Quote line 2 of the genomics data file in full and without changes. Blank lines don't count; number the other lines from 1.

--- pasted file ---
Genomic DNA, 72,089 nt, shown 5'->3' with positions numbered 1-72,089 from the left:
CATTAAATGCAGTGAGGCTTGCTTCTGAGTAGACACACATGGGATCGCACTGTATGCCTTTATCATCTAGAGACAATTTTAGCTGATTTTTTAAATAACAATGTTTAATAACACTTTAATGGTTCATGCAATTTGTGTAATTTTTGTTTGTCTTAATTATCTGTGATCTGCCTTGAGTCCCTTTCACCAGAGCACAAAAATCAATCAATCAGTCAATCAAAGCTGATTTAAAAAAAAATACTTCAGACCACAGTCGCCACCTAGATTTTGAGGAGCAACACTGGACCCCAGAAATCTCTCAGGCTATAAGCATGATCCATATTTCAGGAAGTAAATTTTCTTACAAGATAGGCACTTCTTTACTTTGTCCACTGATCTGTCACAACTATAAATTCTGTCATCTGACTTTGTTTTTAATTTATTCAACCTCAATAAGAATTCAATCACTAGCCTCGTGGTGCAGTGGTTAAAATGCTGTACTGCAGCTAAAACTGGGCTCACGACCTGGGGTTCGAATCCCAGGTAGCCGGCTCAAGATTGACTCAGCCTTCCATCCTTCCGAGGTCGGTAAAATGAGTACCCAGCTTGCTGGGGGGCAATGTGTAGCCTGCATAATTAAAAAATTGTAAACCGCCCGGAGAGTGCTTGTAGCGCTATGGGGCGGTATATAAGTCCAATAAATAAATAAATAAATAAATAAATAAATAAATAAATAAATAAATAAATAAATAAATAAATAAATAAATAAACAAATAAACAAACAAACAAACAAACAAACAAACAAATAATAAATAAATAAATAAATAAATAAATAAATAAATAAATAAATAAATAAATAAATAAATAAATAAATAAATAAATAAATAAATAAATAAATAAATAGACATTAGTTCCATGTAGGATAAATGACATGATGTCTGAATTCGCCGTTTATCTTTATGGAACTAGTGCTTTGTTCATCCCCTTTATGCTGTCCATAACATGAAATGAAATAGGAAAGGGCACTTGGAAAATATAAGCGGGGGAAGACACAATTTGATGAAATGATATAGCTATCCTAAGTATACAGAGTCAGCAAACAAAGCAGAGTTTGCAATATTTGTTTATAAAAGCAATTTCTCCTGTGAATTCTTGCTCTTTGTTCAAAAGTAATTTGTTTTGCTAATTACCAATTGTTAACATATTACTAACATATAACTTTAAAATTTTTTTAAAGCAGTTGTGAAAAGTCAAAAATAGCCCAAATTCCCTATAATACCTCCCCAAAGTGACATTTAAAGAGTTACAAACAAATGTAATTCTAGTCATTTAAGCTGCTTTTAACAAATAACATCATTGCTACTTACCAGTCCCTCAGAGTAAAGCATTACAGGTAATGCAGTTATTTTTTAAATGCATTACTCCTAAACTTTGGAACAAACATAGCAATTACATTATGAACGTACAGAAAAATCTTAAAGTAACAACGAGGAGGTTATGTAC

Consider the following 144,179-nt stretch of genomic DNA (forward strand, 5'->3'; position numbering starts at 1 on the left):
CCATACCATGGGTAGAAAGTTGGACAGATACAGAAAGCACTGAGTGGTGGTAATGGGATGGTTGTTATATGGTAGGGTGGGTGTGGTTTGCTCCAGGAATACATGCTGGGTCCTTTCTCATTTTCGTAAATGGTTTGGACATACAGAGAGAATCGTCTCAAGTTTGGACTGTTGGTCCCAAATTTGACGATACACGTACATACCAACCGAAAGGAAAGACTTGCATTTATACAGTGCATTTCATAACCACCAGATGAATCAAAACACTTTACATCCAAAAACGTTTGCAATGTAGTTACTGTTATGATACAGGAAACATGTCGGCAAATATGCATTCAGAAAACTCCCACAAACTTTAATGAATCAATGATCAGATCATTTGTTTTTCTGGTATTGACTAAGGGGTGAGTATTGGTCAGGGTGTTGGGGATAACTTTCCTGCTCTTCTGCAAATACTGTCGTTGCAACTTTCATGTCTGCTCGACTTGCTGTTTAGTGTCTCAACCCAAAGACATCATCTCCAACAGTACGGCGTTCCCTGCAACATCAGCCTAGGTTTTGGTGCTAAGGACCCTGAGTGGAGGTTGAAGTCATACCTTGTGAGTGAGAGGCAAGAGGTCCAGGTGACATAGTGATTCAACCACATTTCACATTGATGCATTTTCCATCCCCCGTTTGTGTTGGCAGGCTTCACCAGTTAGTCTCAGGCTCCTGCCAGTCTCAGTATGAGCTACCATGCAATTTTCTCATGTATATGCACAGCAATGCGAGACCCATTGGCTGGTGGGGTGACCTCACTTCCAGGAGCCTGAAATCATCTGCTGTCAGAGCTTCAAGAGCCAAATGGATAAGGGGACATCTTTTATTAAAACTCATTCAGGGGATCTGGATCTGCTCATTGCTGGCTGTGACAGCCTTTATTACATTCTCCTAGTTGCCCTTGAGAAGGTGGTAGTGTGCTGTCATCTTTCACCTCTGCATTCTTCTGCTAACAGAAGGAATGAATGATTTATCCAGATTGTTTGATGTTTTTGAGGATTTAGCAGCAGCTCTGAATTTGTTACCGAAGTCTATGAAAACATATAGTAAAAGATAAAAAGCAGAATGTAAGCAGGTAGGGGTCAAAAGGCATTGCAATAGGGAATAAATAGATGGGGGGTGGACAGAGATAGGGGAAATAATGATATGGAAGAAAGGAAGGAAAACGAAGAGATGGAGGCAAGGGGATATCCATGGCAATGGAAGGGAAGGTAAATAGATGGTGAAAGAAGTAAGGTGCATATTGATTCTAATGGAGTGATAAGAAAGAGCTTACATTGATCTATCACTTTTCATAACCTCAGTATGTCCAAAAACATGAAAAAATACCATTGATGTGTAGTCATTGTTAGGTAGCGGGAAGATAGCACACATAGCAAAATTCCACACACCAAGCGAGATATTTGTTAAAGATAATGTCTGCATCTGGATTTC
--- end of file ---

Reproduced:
CATTAAATGCAGTGAGGCTTGCTTCTGAGTAGACACACATGGGATCGCACTGTATGCCTTTATCATCTAGAGACAATTTTAGCTGATTTTTTAAATAACAATGTTTAATAACACTTTAATGGTTCATGCAATTTGTGTAATTTTTGTTTGTCTTAATTATCTGTGATCTGCCTTGAGTCCCTTTCACCAGAGCACAAAAATCAATCAATCAGTCAATCAAAGCTGATTTAAAAAAAAATACTTCAGACCACAGTCGCCACCTAGATTTTGAGGAGCAACACTGGACCCCAGAAATCTCTCAGGCTATAAGCATGATCCATATTTCAGGAAGTAAATTTTCTTACAAGATAGGCACTTCTTTACTTTGTCCACTGATCTGTCACAACTATAAATTCTGTCATCTGACTTTGTTTTTAATTTATTCAACCTCAATAAGAATTCAATCACTAGCCTCGTGGTGCAGTGGTTAAAATGCTGTACTGCAGCTAAAACTGGGCTCACGACCTGGGGTTCGAATCCCAGGTAGCCGGCTCAAGATTGACTCAGCCTTCCATCCTTCCGAGGTCGGTAAAATGAGTACCCAGCTTGCTGGGGGGCAATGTGTAGCCTGCATAATTAAAAAATTGTAAACCGCCCGGAGAGTGCTTGTAGCGCTATGGGGCGGTATATAAGTCCAATAAATAAATAAATAAATAAATAAATAAATAAATAAATAAATAAATAAATAAATAAATAAATAAATAAATAAACAAATAAACAAACAAACAAACAAACAAACAAACAAATAATAAATAAATAAATAAATAAATAAATAAATAAATAAATAAATAAATAAATAAATAAATAAATAAATAAATAAATAAATAAATAAATAAATAAATAGACATTAGTTCCATGTAGGATAAATGACATGATGTCTGAATTCGCCGTTTATCTTTATGGAACTAGTGCTTTGTTCATCCCCTTTATGCTGTCCATAACATGAAATGAAATAGGAAAGGGCACTTGGAAAATATAAGCGGGGGAAGACACAATTTGATGAAATGATATAGCTATCCTAAGTATACAGAGTCAGCAAACAAAGCAGAGTTTGCAATATTTGTTTATAAAAGCAATTTCTCCTGTGAATTCTTGCTCTTTGTTCAAAAGTAATTTGTTTTGCTAATTACCAATTGTTAACATATTACTAACATATAACTTTAAAATTTTTTTAAAGCAGTTGTGAAAAGTCAAAAATAGCCCAAATTCCCTATAATACCTCCCCAAAGTGACATTTAAAGAGTTACAAACAAATGTAATTCTAGTCATTTAAGCTGCTTTTAACAAATAACATCATTGCTACTTACCAGTCCCTCAGAGTAAAGCATTACAGGTAATGCAGTTATTTTTTAAATGCATTACTCCTAAACTTTGGAACAAACATAGCAATTACATTATGAACGTACAGAAAAATCTTAAAGTAACAACGAGGAGGTTATGTAC